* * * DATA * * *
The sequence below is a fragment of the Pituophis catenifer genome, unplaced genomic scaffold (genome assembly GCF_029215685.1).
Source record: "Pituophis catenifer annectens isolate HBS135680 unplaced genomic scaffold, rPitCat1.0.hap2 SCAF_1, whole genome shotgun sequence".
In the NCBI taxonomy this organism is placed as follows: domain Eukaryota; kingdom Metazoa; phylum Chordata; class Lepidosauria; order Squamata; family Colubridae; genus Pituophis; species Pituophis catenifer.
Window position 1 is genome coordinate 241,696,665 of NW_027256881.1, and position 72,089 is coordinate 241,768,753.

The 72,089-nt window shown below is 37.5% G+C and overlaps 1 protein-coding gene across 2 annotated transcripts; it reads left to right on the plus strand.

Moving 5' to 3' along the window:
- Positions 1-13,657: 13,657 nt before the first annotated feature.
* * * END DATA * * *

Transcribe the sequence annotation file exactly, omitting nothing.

The sequence below is a fragment of the Pituophis catenifer genome, unplaced genomic scaffold (genome assembly GCF_029215685.1).
Source record: "Pituophis catenifer annectens isolate HBS135680 unplaced genomic scaffold, rPitCat1.0.hap2 SCAF_1, whole genome shotgun sequence".
In the NCBI taxonomy this organism is placed as follows: domain Eukaryota; kingdom Metazoa; phylum Chordata; class Lepidosauria; order Squamata; family Colubridae; genus Pituophis; species Pituophis catenifer.
Window position 1 is genome coordinate 241,696,665 of NW_027256881.1, and position 72,089 is coordinate 241,768,753.

The 72,089-nt window shown below is 37.5% G+C and overlaps 1 protein-coding gene across 2 annotated transcripts; it reads left to right on the plus strand.

Moving 5' to 3' along the window:
- Positions 1-13,657: 13,657 nt before the first annotated feature.